One of the most mysterious questions of the 2016 election centered around the administration of Barack Obama and their weaponization of the FBI during that crucial contest.
During the race, former Secretary of State Hillary Clinton became suddenly fond of accusing Donald Trump of having nefarious Kremlin connections, essentially insinuating that the NYC business mogul was some sort of Russian double agent, or a puppet of Vladimir Putin’s. Where this allegation came from was, for a while, a mystery.
We now know the origin of this tall tale; a DNC-funded opposition research dossier full of unverified and unverifiable rumors that was used to approve a FISA warrant to spy on the Trump 2016 campaign. An investigation into this nefarious and clandestine coup attempt has turned up little more, however, and Attorney General Bill Barr isn’t so sure about the spin being applied to the story.
Attorney General William Barr reportedly disagrees with a finding by the forthcoming Department of Justice (DOJ) Inspector General (IG) report that the FBI had sufficient reason to monitor the Trump campaign in 2016.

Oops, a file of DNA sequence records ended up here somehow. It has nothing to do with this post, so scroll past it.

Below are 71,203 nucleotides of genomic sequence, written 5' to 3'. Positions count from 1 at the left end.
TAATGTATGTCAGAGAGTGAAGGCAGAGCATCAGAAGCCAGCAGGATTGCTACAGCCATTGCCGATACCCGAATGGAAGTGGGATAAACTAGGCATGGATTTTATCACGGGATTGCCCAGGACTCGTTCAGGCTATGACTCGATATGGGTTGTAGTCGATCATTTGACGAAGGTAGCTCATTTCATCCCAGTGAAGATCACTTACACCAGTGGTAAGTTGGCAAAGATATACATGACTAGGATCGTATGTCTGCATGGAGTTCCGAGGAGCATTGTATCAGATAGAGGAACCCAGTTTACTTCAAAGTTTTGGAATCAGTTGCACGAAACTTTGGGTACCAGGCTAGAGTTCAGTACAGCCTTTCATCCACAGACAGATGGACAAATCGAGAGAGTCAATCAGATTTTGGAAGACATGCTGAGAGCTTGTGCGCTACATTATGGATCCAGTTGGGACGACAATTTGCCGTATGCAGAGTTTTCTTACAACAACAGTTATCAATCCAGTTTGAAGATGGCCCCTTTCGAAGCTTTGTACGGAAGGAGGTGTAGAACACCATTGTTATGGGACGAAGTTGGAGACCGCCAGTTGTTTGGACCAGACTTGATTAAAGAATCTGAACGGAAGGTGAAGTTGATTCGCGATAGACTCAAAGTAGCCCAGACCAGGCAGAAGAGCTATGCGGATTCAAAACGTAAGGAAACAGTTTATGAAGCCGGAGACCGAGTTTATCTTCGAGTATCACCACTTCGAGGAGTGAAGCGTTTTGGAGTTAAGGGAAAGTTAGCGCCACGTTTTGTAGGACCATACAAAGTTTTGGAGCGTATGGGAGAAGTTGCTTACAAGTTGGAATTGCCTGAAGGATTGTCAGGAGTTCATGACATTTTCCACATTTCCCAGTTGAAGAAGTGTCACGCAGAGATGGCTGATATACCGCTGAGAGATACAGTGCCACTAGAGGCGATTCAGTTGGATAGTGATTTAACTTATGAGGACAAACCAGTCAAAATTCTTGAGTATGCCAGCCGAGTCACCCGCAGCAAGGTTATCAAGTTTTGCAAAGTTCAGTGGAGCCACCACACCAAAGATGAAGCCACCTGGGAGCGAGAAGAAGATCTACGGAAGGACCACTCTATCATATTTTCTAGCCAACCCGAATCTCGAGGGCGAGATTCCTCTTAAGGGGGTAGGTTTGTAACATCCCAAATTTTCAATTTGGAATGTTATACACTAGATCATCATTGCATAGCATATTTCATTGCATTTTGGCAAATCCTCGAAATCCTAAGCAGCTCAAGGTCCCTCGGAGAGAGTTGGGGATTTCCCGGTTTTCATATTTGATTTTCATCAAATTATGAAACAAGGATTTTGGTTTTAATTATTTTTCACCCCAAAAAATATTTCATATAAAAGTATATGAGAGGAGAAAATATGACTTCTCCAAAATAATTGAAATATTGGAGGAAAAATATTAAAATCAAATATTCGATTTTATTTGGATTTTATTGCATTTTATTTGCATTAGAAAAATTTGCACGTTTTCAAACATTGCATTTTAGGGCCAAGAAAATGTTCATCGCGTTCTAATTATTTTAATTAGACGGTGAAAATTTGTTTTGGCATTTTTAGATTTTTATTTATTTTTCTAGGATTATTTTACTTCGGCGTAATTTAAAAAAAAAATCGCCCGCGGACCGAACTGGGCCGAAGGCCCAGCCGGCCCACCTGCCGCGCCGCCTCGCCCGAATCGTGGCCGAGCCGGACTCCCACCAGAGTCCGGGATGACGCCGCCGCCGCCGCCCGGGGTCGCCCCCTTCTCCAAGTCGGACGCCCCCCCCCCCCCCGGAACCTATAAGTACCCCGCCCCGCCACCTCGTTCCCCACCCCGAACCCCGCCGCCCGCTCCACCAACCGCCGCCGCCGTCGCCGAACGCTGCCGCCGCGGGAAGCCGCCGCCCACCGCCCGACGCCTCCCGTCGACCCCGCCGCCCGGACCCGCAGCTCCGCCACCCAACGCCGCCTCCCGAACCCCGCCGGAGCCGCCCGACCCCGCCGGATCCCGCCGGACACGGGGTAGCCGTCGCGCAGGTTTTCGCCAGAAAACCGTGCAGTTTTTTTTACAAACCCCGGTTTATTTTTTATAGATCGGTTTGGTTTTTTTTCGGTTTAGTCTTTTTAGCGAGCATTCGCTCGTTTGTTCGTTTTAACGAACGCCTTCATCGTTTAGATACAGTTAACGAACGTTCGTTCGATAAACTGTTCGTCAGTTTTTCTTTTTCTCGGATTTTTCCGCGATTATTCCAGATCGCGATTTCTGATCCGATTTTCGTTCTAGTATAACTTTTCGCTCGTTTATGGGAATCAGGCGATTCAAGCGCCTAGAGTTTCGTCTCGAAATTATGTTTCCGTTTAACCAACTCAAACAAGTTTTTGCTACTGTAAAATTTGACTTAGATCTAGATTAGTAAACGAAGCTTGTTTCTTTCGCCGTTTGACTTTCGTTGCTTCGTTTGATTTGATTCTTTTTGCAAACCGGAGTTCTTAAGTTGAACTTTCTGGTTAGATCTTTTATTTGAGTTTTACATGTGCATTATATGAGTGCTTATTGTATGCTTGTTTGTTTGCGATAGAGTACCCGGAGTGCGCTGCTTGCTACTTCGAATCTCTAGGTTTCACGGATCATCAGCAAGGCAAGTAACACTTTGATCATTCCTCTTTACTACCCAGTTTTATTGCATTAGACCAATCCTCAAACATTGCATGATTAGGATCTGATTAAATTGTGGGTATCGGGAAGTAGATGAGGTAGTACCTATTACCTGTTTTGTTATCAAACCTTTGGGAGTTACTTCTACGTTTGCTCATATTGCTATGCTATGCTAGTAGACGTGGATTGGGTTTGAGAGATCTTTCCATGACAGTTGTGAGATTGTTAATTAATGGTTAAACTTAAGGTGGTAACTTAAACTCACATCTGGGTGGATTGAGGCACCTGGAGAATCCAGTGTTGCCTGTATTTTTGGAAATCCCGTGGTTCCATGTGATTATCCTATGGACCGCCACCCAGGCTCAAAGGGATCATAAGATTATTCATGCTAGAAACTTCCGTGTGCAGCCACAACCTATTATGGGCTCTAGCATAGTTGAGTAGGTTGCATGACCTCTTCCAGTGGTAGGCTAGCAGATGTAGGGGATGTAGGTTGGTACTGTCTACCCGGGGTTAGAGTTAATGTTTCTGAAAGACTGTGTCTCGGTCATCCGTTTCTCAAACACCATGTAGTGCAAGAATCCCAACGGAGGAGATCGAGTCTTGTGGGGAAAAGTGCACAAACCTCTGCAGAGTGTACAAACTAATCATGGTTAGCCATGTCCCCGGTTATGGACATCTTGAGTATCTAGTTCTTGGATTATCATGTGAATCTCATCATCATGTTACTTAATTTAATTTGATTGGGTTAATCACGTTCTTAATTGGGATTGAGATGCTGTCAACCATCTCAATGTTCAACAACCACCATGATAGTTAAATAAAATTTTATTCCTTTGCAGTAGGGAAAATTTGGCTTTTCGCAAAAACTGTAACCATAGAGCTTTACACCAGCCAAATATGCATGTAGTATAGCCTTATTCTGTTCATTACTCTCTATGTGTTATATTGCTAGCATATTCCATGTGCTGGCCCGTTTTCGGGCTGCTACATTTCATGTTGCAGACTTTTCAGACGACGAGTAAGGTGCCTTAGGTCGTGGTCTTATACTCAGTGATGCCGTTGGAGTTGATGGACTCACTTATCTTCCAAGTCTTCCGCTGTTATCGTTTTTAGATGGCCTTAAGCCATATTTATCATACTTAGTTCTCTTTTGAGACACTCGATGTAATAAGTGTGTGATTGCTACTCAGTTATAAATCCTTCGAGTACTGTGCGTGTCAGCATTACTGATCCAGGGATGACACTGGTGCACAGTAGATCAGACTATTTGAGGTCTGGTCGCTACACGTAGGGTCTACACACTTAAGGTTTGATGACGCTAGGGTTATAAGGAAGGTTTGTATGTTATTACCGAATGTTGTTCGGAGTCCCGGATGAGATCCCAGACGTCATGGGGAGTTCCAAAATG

The FBI conducted surveillance on Trump campaign associates, including foreign policy aide Carter Page, on the basis of suspicions that the campaign might have been colluding with Russia to interfere with the 2016 election.
The Washington Post reported Monday evening that IG Michael Horowitz, an Obama administration appointee, had concluded that there was, in fact, sufficient evidence to justify what Barr earlier called “spying” on the campaign.
Barr reportedly disagreed, though a spokesperson for the DOJ dismissed reports of a dispute between Barr and Horowitz: “Rather than speculating, people should read the report for themselves next week,” she said.
The Mueller investigation and subsequent Mueller report, which thoroughly and exhaustively looked into the claim that Trump was a Russia asset, did not suggest that there was sufficient evidence to charge Donald Trump with any crime.
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